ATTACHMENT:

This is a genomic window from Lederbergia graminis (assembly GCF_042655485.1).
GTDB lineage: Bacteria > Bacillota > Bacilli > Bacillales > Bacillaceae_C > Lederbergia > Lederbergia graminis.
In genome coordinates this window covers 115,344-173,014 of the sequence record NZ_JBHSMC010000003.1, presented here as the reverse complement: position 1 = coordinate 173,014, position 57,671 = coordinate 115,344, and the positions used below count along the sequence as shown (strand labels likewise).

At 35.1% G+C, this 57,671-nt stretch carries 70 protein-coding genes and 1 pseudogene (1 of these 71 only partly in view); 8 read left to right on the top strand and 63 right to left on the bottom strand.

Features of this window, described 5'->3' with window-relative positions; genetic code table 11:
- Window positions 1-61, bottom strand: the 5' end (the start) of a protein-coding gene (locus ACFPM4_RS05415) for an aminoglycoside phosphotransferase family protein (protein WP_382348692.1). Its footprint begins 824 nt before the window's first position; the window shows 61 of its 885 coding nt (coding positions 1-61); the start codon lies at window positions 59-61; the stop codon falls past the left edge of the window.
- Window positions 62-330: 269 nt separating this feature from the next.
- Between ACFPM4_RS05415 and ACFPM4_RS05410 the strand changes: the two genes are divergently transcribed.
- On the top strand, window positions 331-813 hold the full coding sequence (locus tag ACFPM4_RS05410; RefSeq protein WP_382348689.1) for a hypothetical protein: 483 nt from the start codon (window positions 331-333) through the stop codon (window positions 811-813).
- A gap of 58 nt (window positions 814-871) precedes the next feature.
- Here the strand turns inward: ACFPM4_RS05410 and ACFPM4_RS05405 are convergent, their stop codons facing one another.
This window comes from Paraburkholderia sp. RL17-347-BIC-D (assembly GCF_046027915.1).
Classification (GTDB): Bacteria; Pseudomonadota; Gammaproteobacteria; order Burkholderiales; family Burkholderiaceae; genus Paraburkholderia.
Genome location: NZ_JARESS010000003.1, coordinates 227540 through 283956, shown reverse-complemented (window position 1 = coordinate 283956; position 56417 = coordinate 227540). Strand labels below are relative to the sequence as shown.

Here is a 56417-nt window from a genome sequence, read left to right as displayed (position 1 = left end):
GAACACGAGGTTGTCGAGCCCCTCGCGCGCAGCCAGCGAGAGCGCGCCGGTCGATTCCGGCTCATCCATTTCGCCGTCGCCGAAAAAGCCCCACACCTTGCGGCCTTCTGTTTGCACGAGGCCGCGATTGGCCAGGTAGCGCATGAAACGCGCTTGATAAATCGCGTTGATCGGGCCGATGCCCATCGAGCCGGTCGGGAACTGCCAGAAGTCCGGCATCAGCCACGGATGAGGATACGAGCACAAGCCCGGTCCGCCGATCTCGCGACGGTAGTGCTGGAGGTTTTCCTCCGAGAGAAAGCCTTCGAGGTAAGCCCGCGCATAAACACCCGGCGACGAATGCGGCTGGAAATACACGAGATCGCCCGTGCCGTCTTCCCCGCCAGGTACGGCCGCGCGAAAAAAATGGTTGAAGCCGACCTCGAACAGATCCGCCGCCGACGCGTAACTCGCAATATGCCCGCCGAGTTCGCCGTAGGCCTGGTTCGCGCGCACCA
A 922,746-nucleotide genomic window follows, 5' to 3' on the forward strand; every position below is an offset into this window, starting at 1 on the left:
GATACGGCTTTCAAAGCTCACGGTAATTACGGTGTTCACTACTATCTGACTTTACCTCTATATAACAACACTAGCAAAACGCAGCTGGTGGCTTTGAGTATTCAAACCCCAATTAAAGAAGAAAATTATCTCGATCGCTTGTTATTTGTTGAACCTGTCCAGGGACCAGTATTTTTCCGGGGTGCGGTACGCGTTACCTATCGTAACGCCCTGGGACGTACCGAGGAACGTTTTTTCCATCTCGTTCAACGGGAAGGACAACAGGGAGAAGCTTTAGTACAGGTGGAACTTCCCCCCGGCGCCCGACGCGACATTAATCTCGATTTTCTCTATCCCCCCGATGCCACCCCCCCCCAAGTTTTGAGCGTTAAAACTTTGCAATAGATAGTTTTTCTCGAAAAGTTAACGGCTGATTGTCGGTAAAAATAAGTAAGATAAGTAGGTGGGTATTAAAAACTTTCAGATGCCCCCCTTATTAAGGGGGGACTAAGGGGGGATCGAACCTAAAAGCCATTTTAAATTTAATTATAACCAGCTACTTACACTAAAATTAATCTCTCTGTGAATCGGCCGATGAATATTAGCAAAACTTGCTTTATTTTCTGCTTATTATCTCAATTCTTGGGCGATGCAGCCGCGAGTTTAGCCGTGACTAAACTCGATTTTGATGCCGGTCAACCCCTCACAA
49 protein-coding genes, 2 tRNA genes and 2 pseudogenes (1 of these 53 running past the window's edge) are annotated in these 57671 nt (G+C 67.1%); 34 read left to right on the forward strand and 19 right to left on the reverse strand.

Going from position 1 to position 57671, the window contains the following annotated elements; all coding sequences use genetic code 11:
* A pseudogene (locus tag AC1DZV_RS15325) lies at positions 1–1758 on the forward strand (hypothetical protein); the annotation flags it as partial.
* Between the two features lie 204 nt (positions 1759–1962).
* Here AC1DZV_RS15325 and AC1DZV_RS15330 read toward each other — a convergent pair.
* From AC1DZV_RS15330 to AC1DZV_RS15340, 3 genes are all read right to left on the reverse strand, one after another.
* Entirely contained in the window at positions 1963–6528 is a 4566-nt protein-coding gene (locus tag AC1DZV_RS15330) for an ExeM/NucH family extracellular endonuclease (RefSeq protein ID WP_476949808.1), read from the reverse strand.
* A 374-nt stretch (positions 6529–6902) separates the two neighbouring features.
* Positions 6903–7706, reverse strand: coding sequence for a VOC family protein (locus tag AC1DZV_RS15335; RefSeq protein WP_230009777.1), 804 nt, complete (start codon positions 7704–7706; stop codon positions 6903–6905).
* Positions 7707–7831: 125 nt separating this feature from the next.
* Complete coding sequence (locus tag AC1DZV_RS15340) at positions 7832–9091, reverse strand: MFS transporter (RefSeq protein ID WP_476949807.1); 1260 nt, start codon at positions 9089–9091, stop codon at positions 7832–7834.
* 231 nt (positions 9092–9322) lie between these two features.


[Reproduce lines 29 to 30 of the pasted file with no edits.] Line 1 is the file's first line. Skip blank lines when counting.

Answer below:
* Complete coding sequence (locus tag AC1DZV_RS15340) at positions 7832–9091, reverse strand: MFS transporter (RefSeq protein ID WP_476949807.1); 1260 nt, start codon at positions 9089–9091, stop codon at positions 7832–7834.
* 231 nt (positions 9092–9322) lie between these two features.